One aspect of the bioreactor is a mechanism to remove heat that accumulates inside the bioreactor during fermentation by conduction. Specifically, the bioreactor is constructed by stacking individual modules. The modular construction of the bioreactor provides multiple modules stacked on top of one another, each with a base connected to a frame for holding the solid medium in isolation from the exterior environment. The base plate of the bioreactor has multiple channels, called non-communicating channels, that carry heating and cooling fluids sandwiched between two sheets. Heat is transferred to and from the modules by conduction. In this way the temperature of the module is precisely maintained to meet the specific requirements of different microorganisms.

Another aspect of the bioreactor is a mechanism to add fluids to the interior of the modules. In this embodiment, the base of the module mentioned above contains a second set of channels, called communicating channels, to deliver fluids to the inside of the module thereby providing a way to adjust the moisture and oxygen content within the bioreactor. For example, for optimum growth, some microorganisms require high carbon dioxide concentrations. Another aspect of this embodiment provides a mechanism by which compounds of interest can be extracted from the microorganisms. For example, extracting fluids can be sent through the communicating channels for extracting the compound of interest for collection. In yet another aspect of this embodiment, the communicating channels can send steam, gas (e.g., ethylene oxide or ozone), or chemicals (e.g., beta-propiolactone, hydrogen peroxide or pyrocarbonic acid diethyl ester) into the bioreactor for sterilization of the bioreactor and its contents before and after fermentation. A final aspect of the present invention is that materials, (e.g., chemicals and/or nutrients), can be added to the bioreactor while the bioreactor is in operation.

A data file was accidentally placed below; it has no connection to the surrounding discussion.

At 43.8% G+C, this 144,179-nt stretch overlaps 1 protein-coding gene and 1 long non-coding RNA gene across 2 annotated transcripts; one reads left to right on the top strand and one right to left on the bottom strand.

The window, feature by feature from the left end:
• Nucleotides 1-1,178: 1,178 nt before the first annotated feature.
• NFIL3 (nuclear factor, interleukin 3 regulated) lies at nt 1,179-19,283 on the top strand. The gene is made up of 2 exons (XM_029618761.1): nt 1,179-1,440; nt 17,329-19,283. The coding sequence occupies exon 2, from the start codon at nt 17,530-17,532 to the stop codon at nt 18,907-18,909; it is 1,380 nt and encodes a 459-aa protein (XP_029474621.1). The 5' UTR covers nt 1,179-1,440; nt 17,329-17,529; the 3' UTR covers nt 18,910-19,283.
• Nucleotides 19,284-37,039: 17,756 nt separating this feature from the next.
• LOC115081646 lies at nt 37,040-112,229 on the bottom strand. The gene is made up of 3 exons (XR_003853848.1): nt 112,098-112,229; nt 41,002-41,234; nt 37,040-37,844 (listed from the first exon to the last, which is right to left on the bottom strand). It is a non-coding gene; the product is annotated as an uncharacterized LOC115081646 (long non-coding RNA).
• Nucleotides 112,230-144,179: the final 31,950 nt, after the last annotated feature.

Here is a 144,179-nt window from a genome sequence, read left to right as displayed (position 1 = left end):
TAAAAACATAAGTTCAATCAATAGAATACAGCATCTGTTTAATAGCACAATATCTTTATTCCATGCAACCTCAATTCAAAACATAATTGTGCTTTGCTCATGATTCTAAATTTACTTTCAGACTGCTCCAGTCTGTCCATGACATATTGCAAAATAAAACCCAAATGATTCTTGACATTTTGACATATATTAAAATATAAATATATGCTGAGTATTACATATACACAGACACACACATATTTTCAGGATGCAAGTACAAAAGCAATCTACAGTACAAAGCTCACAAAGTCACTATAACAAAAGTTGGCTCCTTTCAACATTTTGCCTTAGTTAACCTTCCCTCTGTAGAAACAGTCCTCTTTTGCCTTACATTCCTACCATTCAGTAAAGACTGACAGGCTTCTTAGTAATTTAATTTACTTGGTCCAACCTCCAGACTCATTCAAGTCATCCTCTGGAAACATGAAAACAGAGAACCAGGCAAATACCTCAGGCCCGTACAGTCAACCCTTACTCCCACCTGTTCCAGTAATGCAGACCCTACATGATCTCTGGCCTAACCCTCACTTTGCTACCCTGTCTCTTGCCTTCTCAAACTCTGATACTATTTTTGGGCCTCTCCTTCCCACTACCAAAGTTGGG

In a further embodiment, the present invention provides a mechanism to mix the contents of the bioreactor. According to the present invention the interior of each module has a mixing arm that revolves about the central axis of the module while rotating. Mixing can be carried out at any point in the fermentation process that mixing is deemed to be appropriate. Preferably, mixing occurs after inoculation of the media inside the bioreactor to evenly distribute the inoculum into the media within the bioreactor.

The teachings of the present invention are particularly applicable to the production and extraction of microbial products. In certain preferred embodiments, the microorganisms produce a biologically useful product that can be extracted from the microorganism in the bioreactor and harvested for medicinal and industrial uses. Some examples of medicinals that can be produced by the present invention are lovastatin and cyclosporin. Product that can be used in industrial applications include the microbial enzyme rennet and peptidase. Any of a variety of microbial organisms may be employed according to the present invention.